- ItemOpen AccessOptimization of Waste Collection System at University of Calgary(2019-08) Farahbakhsh, SamiraThis project would not have been possible without the support of Ana Pazmino at facility management of University of Calgary. Her support through all the steps of this project was invaluable and helped me to understand and develop thoughts and ideas. Secondly, I want to thank Irene Herremans for her support in this degree. Her guidance, immense knowledge and support to keep me on track, made this project happens. Also, thanks to my friend Elshan who always kept me motivated. Finally, I want to thank my family specially my husband Amir who supported me all the way in this journey with his love, patience and companion.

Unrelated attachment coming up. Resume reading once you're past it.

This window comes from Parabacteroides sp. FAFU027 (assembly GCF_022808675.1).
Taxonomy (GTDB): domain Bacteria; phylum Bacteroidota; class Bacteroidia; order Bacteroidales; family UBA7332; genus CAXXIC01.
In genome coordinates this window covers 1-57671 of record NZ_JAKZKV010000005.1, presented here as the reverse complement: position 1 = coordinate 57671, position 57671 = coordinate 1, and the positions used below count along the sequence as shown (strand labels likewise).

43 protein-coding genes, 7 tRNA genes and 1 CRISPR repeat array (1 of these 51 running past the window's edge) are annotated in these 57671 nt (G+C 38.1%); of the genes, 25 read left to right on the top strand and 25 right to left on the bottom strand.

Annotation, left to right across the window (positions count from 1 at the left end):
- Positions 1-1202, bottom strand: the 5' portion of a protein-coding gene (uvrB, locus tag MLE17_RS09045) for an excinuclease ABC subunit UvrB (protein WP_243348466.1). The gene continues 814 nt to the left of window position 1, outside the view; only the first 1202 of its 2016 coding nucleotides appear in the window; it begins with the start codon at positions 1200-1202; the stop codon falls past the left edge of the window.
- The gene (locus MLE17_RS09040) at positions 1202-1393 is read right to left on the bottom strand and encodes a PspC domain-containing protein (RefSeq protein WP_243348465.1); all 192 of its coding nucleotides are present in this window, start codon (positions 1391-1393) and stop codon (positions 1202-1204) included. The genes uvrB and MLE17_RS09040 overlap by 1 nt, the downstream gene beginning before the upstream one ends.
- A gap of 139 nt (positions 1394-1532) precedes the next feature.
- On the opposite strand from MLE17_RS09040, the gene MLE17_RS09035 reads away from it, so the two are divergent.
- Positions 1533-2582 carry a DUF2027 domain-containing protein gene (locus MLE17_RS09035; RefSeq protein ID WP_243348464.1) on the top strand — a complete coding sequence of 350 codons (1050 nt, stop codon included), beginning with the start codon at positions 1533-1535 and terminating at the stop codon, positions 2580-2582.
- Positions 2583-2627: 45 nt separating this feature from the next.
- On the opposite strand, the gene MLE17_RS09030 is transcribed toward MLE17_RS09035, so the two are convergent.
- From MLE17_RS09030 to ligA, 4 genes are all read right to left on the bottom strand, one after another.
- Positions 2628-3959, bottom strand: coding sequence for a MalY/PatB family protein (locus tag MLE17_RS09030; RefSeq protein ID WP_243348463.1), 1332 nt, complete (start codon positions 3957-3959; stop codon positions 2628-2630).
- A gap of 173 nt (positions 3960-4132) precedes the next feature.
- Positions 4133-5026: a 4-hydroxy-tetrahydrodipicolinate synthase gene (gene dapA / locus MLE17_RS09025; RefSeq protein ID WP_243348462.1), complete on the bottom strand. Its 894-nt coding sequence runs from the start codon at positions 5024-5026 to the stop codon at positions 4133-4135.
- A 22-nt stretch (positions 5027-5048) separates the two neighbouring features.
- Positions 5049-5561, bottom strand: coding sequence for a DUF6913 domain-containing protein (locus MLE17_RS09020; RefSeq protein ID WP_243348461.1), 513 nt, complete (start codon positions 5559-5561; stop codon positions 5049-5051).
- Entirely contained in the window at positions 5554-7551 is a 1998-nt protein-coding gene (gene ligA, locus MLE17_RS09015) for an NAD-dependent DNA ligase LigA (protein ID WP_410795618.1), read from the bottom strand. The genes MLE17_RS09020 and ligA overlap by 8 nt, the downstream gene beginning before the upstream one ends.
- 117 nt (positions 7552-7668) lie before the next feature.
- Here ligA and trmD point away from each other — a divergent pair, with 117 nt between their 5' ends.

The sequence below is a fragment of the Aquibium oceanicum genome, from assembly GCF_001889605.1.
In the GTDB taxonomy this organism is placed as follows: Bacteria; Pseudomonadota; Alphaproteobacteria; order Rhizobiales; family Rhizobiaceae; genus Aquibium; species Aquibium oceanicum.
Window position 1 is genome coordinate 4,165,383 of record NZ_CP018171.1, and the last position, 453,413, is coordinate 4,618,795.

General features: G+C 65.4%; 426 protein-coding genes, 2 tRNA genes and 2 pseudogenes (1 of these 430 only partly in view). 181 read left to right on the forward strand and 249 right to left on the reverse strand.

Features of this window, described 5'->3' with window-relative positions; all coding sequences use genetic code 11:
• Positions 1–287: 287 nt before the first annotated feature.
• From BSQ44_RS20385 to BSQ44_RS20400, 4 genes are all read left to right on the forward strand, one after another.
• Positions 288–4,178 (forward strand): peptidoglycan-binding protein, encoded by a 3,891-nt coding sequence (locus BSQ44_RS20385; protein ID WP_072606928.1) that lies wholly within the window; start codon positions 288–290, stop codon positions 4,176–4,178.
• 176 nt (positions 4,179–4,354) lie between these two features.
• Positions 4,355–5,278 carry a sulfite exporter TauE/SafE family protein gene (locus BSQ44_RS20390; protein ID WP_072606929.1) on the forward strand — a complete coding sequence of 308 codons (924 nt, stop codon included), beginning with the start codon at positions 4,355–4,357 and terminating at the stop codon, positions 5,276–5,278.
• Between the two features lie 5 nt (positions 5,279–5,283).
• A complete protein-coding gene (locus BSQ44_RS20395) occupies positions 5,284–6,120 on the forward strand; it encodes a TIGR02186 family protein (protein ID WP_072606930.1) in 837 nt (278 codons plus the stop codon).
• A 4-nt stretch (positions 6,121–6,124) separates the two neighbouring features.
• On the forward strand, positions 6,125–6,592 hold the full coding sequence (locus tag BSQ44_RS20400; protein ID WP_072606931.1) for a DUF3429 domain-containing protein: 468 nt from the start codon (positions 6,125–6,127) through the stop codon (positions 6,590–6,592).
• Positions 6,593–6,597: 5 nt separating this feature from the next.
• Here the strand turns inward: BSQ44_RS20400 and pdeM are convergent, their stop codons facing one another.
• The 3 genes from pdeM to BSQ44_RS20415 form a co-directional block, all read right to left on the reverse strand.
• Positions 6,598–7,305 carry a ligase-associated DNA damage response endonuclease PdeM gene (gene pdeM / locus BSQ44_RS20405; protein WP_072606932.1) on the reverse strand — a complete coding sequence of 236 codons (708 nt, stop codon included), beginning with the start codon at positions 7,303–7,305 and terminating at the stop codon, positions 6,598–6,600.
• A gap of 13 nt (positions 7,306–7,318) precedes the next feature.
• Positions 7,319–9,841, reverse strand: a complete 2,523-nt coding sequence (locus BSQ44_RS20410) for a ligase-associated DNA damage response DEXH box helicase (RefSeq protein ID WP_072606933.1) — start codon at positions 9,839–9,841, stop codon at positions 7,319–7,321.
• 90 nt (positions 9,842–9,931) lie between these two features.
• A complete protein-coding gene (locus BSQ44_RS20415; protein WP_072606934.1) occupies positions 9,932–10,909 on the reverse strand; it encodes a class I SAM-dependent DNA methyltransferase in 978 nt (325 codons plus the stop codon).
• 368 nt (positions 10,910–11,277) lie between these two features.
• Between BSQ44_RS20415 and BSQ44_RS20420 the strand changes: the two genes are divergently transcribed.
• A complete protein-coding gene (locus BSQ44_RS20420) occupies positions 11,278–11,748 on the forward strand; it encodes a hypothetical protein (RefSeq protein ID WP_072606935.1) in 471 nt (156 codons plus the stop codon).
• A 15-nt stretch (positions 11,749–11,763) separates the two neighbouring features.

- ItemOpen AccessModeling of the Water-based Heating System of the Mechanical Engineering Building at the University of Calgary(2019-12) Ahmed, Saeed; Li, Simon; Li, Leping; Ramirez Serrano, Alejandro; Nezhad, Amir Sanati; Hu, JinguangIn this research, the model of the water-based heating system of Mechanical Engineering Building (MEB) is developed. This project is conducted in collaboration with “Office of Sustainability” of University of Calgary (UofC), because one of their goals is to reduce the energy consumption of UofC’s buildings. The water-based heating system has one of the major share in total energy consumption of a building. It highlights the importance of building this model, which can help to understand some important aspects and variables (related to energy consumption) of the water-based heating system. The model has four major component models, namely boiler, Air Handling Unit (AHU), Reheat Coil (RHC) and radiator (RAD). A component model aggregately represents the similar type of equipment in MEB. For example, a single boiler model is used to represent two boilers of the water-based heating system of MEB. The component models of AHU and RHC are based on energy balance equations, and these are gray-box models. However, the models of boiler and RAD are black-box models, because some required data is not available for developing their gray-box models. The empirical data for developing component models is collected through Building Management System (BMS) software, with the help of Office of Sustainability. The model is developed in Simulink. An individual model for each component is developed and then parameters are estimated for each component model. The parameters of gray-box models are estimated in Simulink, whereas the coefficient parameters for black-box models are estimated in MS-Excel. The output of each component model is then compared with the measured data to ascertain the error. The integrated model of the water-based heating system is developed by connecting the component models. Being a pilot project, the worked helped all involved to understand the opportunities available and the difficulties present, to undertake a project related to UofC building heating system. The Simulink model developed can help the facility management of UofC to look into energy consumption of the water-based heating system of MEB.